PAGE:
To this we can add, top earners squirreling their money away in off-shore tax havens; corporations playing 'pass the profits' from one off-shore company to another, individuals setting up trust funds to look after their own finances; but also a natural decrease in the demand for labour by the improvement and more widespread application of robotic technology.
Result, government receiving less and less tax money, resulting in smaller budgets for everything, from infrastructure renewal and expansion, national health service, policing and even the military. So the poor old EU in Britain, and the Democrats in the USA got blamed for this. This misdirection, this blame has resulted in my opinion, in one of today's greatest ironies.
People, that is to say the voters, voting in the very party that caused the problems, to solve it. Do the people in America really believe that mass reduction in taxation that benefits the rich will have no effect on them in the long run? Do they really believe that they can spend massive amounts on their military or structures that are nothing more than an expense (the Mexican border) will not eventually catch up with them?
In Britain. the divide and rule mentality of the past will not work in Brexit. It has been proven time and time again as they target countries like Germany hoping to convince the business world to pressure their own governments. There are a number of fundamental flaws in their thinking. One major error is trying to convince the EU about a trade deal, and have now realized, very, very late, that the British economy which is 80% services, wasn't even included in the discussions when Brexit was announced.
Also, does Britain really believe that their appeal to the rest of the world (and especially USA) as being the gateway to Europe (fuelled to a large part by it being an English-speaking country) will continue unaffected?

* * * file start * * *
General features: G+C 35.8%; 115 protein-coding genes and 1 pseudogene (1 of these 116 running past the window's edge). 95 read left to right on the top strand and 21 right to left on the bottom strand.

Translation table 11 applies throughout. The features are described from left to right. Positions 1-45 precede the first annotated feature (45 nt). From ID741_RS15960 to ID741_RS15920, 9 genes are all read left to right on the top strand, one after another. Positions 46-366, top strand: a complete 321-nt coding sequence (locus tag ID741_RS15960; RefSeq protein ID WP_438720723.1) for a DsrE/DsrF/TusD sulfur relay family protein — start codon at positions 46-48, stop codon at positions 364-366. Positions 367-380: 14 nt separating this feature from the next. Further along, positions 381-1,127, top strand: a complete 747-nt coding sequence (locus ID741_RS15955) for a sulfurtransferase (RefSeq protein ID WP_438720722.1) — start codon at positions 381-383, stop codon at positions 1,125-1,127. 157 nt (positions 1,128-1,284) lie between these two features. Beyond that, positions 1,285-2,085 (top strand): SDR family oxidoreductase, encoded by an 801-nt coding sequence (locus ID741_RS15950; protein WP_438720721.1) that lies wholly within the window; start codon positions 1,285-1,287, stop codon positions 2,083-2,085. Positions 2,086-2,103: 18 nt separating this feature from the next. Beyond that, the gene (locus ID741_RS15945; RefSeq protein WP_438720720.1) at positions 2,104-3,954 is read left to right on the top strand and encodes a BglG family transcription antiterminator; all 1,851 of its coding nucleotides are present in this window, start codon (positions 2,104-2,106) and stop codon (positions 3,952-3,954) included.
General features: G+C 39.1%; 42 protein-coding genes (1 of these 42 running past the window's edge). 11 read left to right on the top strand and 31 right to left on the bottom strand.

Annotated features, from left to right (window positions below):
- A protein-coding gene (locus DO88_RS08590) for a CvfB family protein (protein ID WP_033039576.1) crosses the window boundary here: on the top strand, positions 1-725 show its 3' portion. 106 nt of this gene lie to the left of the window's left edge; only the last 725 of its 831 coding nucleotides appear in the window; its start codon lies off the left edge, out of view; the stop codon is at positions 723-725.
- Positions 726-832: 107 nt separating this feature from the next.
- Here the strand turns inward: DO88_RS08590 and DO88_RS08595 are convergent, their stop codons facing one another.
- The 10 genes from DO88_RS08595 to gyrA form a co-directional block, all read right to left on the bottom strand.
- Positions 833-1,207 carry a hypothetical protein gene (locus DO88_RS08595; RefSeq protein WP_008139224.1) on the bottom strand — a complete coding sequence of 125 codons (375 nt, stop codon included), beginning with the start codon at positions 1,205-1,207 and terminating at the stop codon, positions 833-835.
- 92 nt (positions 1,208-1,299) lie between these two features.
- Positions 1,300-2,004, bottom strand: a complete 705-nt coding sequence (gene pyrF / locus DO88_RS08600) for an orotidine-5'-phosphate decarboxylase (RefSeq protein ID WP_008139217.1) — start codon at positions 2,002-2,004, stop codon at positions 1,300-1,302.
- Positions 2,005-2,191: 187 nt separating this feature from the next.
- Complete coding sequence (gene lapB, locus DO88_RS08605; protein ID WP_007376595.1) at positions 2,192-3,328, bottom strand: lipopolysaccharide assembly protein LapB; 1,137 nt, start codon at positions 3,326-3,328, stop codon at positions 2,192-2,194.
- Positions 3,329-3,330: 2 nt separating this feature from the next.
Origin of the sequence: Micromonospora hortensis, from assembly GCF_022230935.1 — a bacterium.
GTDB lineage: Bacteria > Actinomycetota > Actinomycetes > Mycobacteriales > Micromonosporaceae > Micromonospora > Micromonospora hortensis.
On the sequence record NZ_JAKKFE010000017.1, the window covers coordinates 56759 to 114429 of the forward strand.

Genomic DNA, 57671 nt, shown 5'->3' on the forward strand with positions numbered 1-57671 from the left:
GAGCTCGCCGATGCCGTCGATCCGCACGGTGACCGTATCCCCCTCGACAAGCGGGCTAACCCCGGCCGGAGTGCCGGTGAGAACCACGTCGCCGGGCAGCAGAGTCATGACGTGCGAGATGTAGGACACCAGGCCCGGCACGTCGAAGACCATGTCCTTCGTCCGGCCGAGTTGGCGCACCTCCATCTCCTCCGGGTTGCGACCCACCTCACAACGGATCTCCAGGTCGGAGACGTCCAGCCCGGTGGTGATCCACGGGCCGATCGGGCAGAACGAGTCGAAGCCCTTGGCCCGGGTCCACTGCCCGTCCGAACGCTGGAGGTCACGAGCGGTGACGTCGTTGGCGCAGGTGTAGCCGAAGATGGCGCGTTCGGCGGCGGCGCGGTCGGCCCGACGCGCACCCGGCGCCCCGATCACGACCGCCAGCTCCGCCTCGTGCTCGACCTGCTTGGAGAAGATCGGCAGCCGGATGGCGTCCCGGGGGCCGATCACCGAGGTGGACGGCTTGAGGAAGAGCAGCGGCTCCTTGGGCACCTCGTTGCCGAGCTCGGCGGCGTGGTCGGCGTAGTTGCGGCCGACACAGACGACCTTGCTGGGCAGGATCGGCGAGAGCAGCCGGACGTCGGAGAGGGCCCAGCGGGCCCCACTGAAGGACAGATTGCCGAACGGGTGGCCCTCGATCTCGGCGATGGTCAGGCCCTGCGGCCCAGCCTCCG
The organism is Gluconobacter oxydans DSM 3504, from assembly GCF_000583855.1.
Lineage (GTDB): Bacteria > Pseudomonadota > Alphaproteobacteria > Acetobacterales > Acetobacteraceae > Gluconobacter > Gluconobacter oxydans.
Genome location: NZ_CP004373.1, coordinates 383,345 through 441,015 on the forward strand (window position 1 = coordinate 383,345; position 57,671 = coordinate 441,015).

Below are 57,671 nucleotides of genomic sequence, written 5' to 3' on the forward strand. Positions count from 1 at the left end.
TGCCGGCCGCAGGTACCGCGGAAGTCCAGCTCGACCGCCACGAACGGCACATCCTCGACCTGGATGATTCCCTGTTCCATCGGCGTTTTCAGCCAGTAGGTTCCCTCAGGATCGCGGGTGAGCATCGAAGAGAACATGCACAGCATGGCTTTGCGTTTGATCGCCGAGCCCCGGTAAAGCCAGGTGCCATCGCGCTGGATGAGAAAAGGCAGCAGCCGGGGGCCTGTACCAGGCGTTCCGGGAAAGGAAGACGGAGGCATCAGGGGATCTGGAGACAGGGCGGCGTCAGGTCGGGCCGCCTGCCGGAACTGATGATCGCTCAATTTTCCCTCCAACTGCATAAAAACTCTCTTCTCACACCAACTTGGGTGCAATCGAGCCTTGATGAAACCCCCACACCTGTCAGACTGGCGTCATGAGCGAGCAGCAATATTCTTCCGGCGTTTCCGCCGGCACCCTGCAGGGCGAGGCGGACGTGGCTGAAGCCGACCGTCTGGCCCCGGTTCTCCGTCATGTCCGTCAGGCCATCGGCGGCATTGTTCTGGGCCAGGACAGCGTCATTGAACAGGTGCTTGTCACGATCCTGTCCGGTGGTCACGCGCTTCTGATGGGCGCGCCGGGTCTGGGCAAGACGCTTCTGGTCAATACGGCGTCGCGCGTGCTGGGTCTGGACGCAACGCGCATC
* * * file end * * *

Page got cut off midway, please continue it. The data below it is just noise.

This discussion could continue forever, so I will come to my predictions. In Britain, there will be another election before Brexit is finalized. If a new UKIP with Farage is founded, Labour will undoubtedly win, as the Conservative vote will once again be split. Labour will inherit all the problems including Brexit. If they simply try to negotiate for a better deal with the EU they will lose, and be under such pressure, none of their domestic agenda will be given a chance to take root before the government again changes hands. Their one hope for survival, of avoiding this Brexit landmine is to to pass the buck back to the electorate with another referendum on the decision; and Jeremy Corbyn will have to put aside any dislike (reportedly) he has for the EU and its institutions.
In the USA, having listened to Trump's supporters claims of a booming economy and unemployment , assuming he survives an impeachment, I see things will take longer. In the end though as I see it , his policy is unsustainable, both at home and abroad. For what it's worth, if a person like Oprah was to run in 2020, I wouldn't rule out her chances.
But one thing I will say in favour of both the USA and the UK sets of events. They have acted as a catalyst for positive change, by highlighting the problems of the 'have-nots'. Since neither the USA or UK deliberately embarked on this journey of social enlightenment, I hardly think they are deserving of recognition. Never-the-less, the EU is now concentrating on getting its house in order, and openness and democracy seem to be their new mantra. The only question now is what will happen in the Middle-East. Korea seems to be solving its own problem, their new motto being apparently, one lunatic in this region is enough.